Some unenrolled preparers are exempt from the AFTR course requirement because of their completion of other recognized state or national competency tests. These exempt groups are still required to meet other program requirements, including 15 CE credits (10 Federal Tax Law, 3 Federal Tax Law Updates, and 2 Ethics).
Return preparers who can obtain the AFTR – Record of Completion without taking the AFTR course are:
- Anyone who passed the Registered Tax Return Preparer test administered by the IRS between November 2011 and January 2013
- Established state-based return preparer program participants currently with testing requirements: Return preparers who are active registrants of the Oregon Board of Tax Practitioners, California Tax Education Council, and/or Maryland State Board of Individual Tax Preparers.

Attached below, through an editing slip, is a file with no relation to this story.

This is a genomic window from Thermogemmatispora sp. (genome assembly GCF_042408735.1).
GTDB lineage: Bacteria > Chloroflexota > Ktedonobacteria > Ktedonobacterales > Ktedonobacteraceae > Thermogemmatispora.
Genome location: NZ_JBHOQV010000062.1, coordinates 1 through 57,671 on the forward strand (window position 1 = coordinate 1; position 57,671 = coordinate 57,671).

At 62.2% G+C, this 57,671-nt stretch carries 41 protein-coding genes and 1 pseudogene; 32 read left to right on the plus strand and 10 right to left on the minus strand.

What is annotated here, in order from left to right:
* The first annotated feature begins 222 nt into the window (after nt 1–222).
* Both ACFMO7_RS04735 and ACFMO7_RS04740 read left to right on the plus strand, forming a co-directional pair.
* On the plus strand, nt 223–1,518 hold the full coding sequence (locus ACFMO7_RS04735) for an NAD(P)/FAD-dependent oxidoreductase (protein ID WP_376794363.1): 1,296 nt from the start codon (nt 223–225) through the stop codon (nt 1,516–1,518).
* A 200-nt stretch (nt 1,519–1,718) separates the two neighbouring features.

- SEE Part I Test-Passers: Tax practitioners who have passed the Special Enrollment Exam Part I within the past two years
- VITA volunteers: Quality reviewers and instructors with active PTINs
- Other accredited tax-focused credential-holders: The Accreditation Council for Accountancy and Taxation’s Accredited Business Accountant/Advisor (ABA) and Accredited Tax Preparer (ATP) programs
8. How do I obtain an Annual Filing Season Program – Record of Completion if I am exempt from the AFTR course?
Those who are exempted from the AFTR course must meet the alternative requirements (15 hours of IRS-approved CE, consent to Circular 230 practice requirements, and a valid PTIN for the upcoming filing season) in order to receive an AFSP Record of Completion. Once all requirements are met, the exempted return preparer will be issued a Record of Completion.